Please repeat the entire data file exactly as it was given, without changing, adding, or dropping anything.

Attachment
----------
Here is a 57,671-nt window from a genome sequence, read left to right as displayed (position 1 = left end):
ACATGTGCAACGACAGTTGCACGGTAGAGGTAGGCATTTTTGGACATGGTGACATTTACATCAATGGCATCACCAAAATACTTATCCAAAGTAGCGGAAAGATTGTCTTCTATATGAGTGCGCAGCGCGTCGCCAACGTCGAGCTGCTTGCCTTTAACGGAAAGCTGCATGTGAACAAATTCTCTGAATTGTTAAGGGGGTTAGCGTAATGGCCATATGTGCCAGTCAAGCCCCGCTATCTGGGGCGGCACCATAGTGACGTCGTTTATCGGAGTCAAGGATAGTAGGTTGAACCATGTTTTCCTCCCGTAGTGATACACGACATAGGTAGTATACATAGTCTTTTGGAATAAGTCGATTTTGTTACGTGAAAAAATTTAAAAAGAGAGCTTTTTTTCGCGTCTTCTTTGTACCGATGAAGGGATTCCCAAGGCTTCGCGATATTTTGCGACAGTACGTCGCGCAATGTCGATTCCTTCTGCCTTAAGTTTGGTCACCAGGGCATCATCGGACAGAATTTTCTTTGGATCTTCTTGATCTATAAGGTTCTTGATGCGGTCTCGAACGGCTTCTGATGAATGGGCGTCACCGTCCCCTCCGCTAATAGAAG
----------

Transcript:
Here is a 57,671-nt window from a genome sequence, read left to right as displayed (position 1 = left end):
ACATGTGCAACGACAGTTGCACGGTAGAGGTAGGCATTTTTGGACATGGTGACATTTACATCAATGGCATCACCAAAATACTTATCCAAAGTAGCGGAAAGATTGTCTTCTATATGAGTGCGCAGCGCGTCGCCAACGTCGAGCTGCTTGCCTTTAACGGAAAGCTGCATGTGAACAAATTCTCTGAATTGTTAAGGGGGTTAGCGTAATGGCCATATGTGCCAGTCAAGCCCCGCTATCTGGGGCGGCACCATAGTGACGTCGTTTATCGGAGTCAAGGATAGTAGGTTGAACCATGTTTTCCTCCCGTAGTGATACACGACATAGGTAGTATACATAGTCTTTTGGAATAAGTCGATTTTGTTACGTGAAAAAATTTAAAAAGAGAGCTTTTTTTCGCGTCTTCTTTGTACCGATGAAGGGATTCCCAAGGCTTCGCGATATTTTGCGACAGTACGTCGCGCAATGTCGATTCCTTCTGCCTTAAGTTTGGTCACCAGGGCATCATCGGACAGAATTTTCTTTGGATCTTCTTGATCTATAAGGTTCTTGATGCGGTCTCGAACGGCTTCTGATGAATGGGCGTCACCGTCCCCTCCGCTAATAGAAG